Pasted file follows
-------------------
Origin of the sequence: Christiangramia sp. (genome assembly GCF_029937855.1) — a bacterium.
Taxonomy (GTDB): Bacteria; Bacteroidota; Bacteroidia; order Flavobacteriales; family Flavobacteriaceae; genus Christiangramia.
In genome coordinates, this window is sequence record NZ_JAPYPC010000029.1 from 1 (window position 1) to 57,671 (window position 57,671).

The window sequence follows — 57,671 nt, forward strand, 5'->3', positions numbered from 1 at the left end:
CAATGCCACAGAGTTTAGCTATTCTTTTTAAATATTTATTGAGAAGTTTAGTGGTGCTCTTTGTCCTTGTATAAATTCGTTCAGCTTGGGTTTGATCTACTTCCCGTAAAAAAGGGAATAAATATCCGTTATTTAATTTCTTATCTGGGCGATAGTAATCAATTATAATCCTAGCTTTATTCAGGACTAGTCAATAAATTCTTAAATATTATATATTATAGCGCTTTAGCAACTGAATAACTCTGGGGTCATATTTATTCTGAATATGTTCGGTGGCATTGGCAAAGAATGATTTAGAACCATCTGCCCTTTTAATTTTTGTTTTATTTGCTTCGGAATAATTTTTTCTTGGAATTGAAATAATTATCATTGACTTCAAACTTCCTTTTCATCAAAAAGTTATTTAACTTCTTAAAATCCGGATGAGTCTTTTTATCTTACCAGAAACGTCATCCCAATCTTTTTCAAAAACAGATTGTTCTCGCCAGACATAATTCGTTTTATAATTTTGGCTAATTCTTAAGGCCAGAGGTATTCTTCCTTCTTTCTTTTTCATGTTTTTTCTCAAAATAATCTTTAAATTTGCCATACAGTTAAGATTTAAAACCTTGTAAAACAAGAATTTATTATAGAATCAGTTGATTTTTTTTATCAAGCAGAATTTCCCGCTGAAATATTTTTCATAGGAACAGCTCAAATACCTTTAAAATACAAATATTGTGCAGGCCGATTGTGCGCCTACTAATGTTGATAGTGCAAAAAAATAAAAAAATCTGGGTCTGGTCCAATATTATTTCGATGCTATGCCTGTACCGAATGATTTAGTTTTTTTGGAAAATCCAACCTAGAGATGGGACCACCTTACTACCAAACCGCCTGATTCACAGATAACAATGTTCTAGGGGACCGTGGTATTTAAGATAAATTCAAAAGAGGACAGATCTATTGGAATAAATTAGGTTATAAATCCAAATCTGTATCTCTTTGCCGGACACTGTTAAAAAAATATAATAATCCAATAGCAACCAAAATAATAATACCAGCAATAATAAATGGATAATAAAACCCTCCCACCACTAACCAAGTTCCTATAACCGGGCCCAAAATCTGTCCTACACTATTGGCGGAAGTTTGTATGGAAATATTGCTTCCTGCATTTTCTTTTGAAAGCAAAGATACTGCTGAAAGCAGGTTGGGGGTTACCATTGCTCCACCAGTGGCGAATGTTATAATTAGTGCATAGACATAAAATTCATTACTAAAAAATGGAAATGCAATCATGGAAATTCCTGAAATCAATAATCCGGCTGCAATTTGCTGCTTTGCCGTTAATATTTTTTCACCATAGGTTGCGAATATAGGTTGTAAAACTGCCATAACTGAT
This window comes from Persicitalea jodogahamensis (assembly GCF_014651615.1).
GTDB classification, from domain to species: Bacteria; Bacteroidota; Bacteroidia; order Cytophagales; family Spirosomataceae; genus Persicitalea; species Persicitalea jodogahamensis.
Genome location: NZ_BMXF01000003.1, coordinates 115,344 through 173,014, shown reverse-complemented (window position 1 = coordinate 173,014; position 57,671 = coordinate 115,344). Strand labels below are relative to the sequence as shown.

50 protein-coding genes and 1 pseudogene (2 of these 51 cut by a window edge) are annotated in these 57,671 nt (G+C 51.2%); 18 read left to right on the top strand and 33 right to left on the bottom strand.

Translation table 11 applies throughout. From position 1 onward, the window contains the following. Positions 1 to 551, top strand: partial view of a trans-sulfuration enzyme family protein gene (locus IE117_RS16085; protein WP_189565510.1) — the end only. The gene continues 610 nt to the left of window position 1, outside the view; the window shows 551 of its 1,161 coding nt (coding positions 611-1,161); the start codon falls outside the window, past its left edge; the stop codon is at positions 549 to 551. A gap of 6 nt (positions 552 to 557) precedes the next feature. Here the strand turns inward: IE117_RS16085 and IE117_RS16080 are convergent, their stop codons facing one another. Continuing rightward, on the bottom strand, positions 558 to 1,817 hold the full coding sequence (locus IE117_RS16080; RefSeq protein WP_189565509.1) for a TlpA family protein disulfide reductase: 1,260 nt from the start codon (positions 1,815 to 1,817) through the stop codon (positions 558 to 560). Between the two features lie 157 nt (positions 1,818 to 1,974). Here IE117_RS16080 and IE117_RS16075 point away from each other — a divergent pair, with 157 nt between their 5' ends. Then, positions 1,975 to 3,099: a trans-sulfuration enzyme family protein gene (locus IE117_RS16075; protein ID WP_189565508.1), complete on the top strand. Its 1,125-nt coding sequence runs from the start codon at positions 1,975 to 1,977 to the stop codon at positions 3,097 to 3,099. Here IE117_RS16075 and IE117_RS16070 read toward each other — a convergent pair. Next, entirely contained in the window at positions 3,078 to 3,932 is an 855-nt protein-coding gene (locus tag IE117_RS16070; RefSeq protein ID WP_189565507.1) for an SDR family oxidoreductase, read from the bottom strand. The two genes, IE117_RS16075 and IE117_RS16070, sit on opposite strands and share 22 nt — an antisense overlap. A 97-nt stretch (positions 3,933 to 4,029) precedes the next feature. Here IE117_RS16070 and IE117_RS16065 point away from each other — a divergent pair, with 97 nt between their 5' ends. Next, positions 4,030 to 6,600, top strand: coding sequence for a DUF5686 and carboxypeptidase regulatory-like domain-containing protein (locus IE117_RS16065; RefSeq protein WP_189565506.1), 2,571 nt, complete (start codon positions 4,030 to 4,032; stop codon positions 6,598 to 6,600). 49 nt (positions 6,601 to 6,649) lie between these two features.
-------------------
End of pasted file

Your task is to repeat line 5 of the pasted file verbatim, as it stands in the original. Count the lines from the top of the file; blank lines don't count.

CAATGCCACAGAGTTTAGCTATTCTTTTTAAATATTTATTGAGAAGTTTAGTGGTGCTCTTTGTCCTTGTATAAATTCGTTCAGCTTGGGTTTGATCTACTTCCCGTAAAAAAGGGAATAAATATCCGTTATTTAATTTCTTATCTGGGCGATAGTAATCAATTATAATCCTAGCTTTATTCAGGACTAGTCAATAAATTCTTAAATATTATATATTATAGCGCTTTAGCAACTGAATAACTCTGGGGTCATATTTATTCTGAATATGTTCGGTGGCATTGGCAAAGAATGATTTAGAACCATCTGCCCTTTTAATTTTTGTTTTATTTGCTTCGGAATAATTTTTTCTTGGAATTGAAATAATTATCATTGACTTCAAACTTCCTTTTCATCAAAAAGTTATTTAACTTCTTAAAATCCGGATGAGTCTTTTTATCTTACCAGAAACGTCATCCCAATCTTTTTCAAAAACAGATTGTTCTCGCCAGACATAATTCGTTTTATAATTTTGGCTAATTCTTAAGGCCAGAGGTATTCTTCCTTCTTTCTTTTTCATGTTTTTTCTCAAAATAATCTTTAAATTTGCCATACAGTTAAGATTTAAAACCTTGTAAAACAAGAATTTATTATAGAATCAGTTGATTTTTTTTATCAAGCAGAATTTCCCGCTGAAATATTTTTCATAGGAACAGCTCAAATACCTTTAAAATACAAATATTGTGCAGGCCGATTGTGCGCCTACTAATGTTGATAGTGCAAAAAAATAAAAAAATCTGGGTCTGGTCCAATATTATTTCGATGCTATGCCTGTACCGAATGATTTAGTTTTTTTGGAAAATCCAACCTAGAGATGGGACCACCTTACTACCAAACCGCCTGATTCACAGATAACAATGTTCTAGGGGACCGTGGTATTTAAGATAAATTCAAAAGAGGACAGATCTATTGGAATAAATTAGGTTATAAATCCAAATCTGTATCTCTTTGCCGGACACTGTTAAAAAAATATAATAATCCAATAGCAACCAAAATAATAATACCAGCAATAATAAATGGATAATAAAACCCTCCCACCACTAACCAAGTTCCTATAACCGGGCCCAAAATCTGTCCTACACTATTGGCGGAAGTTTGTATGGAAATATTGCTTCCTGCATTTTCTTTTGAAAGCAAAGATACTGCTGAAAGCAGGTTGGGGGTTACCATTGCTCCACCAGTGGCGAATGTTATAATTAGTGCATAGACATAAAATTCATTACTAAAAAATGGAAATGCAATCATGGAAATTCCTGAAATCAATAATCCGGCTGCAATTTGCTGCTTTGCCGTTAATATTTTTTCACCATAGGTTGCGAATATAGGTTGTAAAACTGCCATAACTGAT